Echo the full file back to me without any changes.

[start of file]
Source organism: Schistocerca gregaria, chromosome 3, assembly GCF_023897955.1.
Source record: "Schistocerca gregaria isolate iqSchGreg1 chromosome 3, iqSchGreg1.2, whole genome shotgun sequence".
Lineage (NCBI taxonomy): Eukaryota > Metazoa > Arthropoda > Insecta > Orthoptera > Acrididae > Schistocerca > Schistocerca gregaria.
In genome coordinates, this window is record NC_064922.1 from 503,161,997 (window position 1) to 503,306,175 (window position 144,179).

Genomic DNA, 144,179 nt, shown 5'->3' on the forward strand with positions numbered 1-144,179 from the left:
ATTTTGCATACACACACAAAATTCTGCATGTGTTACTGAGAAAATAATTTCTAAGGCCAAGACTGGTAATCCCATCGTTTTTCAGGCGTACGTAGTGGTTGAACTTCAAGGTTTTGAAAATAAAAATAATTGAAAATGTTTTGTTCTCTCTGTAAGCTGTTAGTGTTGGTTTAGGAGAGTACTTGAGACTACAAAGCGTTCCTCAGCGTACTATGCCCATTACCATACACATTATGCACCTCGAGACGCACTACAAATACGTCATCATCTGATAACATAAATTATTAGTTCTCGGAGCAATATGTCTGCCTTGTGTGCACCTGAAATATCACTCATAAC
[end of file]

Source organism: Schistocerca gregaria, chromosome 3, assembly GCF_023897955.1.
Source record: "Schistocerca gregaria isolate iqSchGreg1 chromosome 3, iqSchGreg1.2, whole genome shotgun sequence".
Lineage (NCBI taxonomy): Eukaryota > Metazoa > Arthropoda > Insecta > Orthoptera > Acrididae > Schistocerca > Schistocerca gregaria.
In genome coordinates, this window is record NC_064922.1 from 503,161,997 (window position 1) to 503,306,175 (window position 144,179).

Genomic DNA, 144,179 nt, shown 5'->3' on the forward strand with positions numbered 1-144,179 from the left:
ATTTTGCATACACACACAAAATTCTGCATGTGTTACTGAGAAAATAATTTCTAAGGCCAAGACTGGTAATCCCATCGTTTTTCAGGCGTACGTAGTGGTTGAACTTCAAGGTTTTGAAAATAAAAATAATTGAAAATGTTTTGTTCTCTCTGTAAGCTGTTAGTGTTGGTTTAGGAGAGTACTTGAGACTACAAAGCGTTCCTCAGCGTACTATGCCCATTACCATACACATTATGCACCTCGAGACGCACTACAAATACGTCATCATCTGATAACATAAATTATTAGTTCTCGGAGCAATATGTCTGCCTTGTGTGCACCTGAAATATCACTCATAAC